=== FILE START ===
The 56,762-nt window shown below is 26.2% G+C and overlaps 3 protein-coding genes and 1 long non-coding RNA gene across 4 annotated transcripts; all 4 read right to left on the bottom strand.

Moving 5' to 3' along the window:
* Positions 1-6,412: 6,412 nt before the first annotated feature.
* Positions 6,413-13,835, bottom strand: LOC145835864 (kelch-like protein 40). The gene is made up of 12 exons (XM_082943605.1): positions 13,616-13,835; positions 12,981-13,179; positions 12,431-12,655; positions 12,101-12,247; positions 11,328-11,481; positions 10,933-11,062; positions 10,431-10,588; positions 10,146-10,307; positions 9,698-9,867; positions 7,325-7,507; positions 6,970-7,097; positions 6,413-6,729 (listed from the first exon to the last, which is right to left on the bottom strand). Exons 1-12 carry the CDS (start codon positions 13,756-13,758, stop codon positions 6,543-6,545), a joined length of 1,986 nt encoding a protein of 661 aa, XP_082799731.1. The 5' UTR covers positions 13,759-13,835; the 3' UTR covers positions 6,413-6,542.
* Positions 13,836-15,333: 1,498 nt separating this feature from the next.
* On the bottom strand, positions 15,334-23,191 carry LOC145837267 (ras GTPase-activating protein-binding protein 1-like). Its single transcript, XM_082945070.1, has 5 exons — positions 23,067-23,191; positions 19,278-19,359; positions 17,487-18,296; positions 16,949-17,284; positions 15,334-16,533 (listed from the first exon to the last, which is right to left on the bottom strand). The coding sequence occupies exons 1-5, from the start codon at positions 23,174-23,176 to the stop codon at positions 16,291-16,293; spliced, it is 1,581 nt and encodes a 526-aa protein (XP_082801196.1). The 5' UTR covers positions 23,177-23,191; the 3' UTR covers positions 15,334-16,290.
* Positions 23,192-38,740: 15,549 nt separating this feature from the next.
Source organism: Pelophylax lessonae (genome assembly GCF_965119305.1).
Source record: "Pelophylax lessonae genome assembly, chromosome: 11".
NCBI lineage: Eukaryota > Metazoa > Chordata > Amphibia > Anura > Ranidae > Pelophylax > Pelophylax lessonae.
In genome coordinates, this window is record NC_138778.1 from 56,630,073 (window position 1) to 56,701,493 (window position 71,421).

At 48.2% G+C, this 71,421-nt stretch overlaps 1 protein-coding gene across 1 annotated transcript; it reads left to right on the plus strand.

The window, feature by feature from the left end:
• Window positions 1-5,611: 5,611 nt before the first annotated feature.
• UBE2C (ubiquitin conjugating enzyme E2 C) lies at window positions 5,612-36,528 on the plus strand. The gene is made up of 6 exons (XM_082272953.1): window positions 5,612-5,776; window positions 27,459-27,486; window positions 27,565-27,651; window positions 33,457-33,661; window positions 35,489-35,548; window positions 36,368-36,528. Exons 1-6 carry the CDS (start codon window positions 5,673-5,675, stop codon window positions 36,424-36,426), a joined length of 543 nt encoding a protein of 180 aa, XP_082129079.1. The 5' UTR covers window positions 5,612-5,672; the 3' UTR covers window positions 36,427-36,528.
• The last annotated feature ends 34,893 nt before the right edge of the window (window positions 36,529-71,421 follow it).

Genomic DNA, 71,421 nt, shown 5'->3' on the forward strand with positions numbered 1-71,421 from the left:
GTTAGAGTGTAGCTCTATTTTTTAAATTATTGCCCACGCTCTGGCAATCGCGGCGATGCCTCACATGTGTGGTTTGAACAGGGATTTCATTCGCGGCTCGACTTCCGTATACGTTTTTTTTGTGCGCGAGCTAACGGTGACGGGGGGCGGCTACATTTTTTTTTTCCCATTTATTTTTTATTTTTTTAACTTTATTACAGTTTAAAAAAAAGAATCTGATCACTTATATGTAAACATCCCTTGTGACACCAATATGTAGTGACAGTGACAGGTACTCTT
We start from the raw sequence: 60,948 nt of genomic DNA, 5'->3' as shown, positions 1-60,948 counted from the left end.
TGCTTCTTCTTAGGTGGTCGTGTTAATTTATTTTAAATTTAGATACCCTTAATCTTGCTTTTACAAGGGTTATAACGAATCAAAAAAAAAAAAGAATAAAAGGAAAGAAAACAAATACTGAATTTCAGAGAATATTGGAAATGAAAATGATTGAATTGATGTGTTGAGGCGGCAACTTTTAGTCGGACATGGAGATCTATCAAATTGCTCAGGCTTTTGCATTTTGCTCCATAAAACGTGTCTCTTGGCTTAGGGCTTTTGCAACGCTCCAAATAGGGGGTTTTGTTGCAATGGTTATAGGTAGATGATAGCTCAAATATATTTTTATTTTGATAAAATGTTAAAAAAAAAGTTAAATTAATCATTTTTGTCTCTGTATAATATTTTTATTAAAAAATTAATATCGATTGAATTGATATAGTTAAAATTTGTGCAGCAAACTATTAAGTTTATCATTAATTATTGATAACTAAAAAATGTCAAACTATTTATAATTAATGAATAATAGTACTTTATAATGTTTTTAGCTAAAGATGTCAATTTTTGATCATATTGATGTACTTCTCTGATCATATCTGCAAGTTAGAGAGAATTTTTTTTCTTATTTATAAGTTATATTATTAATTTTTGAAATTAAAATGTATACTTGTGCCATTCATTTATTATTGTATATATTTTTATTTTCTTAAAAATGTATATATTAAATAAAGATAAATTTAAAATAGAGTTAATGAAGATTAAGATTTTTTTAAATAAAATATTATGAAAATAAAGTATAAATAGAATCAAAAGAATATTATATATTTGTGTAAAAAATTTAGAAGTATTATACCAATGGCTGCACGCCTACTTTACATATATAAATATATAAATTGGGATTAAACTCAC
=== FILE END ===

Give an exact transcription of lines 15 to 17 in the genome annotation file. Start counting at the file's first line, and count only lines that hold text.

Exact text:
• UBE2C (ubiquitin conjugating enzyme E2 C) lies at window positions 5,612-36,528 on the plus strand. The gene is made up of 6 exons (XM_082272953.1): window positions 5,612-5,776; window positions 27,459-27,486; window positions 27,565-27,651; window positions 33,457-33,661; window positions 35,489-35,548; window positions 36,368-36,528. Exons 1-6 carry the CDS (start codon window positions 5,673-5,675, stop codon window positions 36,424-36,426), a joined length of 543 nt encoding a protein of 180 aa, XP_082129079.1. The 5' UTR covers window positions 5,612-5,672; the 3' UTR covers window positions 36,427-36,528.
• The last annotated feature ends 34,893 nt before the right edge of the window (window positions 36,529-71,421 follow it).

Genomic DNA, 71,421 nt, shown 5'->3' on the forward strand with positions numbered 1-71,421 from the left: